The shalsheles looks like a zig-zag lightning bolt and resembles a chain. According to Rabbi Joseph Ibn Caspi (in his commentary to Genesis 19:16), the shalsheles note conveys a state of uncertainty and indecision.
One of these rare shalsheles marks is located in this week’s Torah portion, Parshas Vayeishev, where we find the exceedingly handsome Joseph in charge of Potiphar’s house, and the beautiful wife of Potiphar is trying to seduce him with no success.
When Potiphar’s wife says to him “Lie with me!” the Torah records Joseph’s reaction: “Va’yema’ein – and he adamantly refused” (see Genesis 39:8). According to Masoretic tradition, the cantillation mark on the top of the word Va’yema’ein is a shalsheles.
With the rare shalsheles mark strategically placed above Joseph’s adamant refusal of Potiphar’s wife’s amorous advances, the Torah is not merely teaching us how to chant the word Va’yema’ein or how to read the sentence properly.
Rather, the Torah here is giving us a deep and profound insight into Joseph’s amazing ability to remain true to his faith and his Jewish values in the face of tremendous temptation and adversity. When Potiphar’s gorgeous wife tried to seduce him, the young and attractive Joseph could easily have given in and had his way with her – and, in the process, thrown away everything Jewish that he stood for until now. After all, he was all alone in Egypt, far, far away from the influence of his holy father Jacob.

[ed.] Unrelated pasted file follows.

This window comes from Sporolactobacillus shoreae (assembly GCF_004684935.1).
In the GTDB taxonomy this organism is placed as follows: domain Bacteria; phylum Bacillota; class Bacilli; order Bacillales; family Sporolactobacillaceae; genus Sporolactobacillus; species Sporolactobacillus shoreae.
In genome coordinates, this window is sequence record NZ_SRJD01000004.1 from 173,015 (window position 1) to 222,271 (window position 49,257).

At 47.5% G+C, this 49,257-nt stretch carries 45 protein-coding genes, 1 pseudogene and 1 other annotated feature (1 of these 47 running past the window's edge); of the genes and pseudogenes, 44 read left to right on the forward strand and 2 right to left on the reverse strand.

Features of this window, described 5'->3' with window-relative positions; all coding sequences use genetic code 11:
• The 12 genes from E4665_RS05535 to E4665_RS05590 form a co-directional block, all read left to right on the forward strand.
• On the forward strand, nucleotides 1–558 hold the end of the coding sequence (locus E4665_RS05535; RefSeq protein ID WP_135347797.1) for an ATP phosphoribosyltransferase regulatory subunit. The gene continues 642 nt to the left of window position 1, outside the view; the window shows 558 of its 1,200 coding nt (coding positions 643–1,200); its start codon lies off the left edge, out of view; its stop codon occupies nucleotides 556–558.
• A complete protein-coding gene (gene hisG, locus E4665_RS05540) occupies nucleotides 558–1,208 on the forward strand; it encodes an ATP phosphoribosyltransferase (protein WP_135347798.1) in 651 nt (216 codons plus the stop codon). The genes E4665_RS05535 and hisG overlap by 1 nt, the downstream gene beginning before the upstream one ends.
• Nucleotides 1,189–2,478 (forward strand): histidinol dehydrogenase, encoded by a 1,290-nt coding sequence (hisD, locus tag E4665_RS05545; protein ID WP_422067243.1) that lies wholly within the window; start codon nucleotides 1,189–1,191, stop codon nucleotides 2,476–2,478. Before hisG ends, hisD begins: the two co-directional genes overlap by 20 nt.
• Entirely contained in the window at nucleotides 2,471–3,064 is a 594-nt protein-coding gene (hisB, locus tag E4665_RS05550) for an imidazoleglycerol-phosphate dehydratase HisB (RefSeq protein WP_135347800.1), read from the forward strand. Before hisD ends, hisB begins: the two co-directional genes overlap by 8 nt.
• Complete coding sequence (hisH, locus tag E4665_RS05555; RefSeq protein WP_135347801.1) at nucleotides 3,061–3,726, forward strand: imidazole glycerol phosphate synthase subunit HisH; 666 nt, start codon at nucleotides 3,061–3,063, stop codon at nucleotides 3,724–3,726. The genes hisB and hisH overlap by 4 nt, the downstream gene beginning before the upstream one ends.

So what was it that gave Joseph the courage and strength to stick to what he believed in at all costs? It was the shalsheles.
You see, the shalsheles resembles a chain with many links. When Joseph was about to give in to Potiphar’s wife – marrying out of the faith, so to speak, and rejecting the Jewish values he grew up believing in, he remembered the glorious “chain” of Judaism that had begun so many years earlier with his great-grandfather Abraham, carried on by his grandfather Isaac, and faithfully transmitted to him and his siblings by their father Jacob – and he just couldn't bring himself to sever that chain. Joseph realized that he was another link in that chain – and all the hard work and sacrifice that his holy ancestors had put in to creating this beautiful religion and way of life would be wasted if he allowed the chain to be severed and his link lost forever to the Jewish people.
Would that all our dear brothers and sisters around the world who are intermarrying and assimilating themselves out of the Jewish people at an alarmingly high rate remember the lesson of the shalsheles – for each and every one of them is yet another link in the glorious chain of Judaism – and may they come to realize that all their holy grandparents’ and great-grandparents’ efforts to remain Jewish in the most difficult of times will have all gone to waste if they sever that chain, G-d forbid.
This is the powerful lesson about Jewish courage and continuity that we learn from that rare zig-zag mark named shalsheles. Who knew?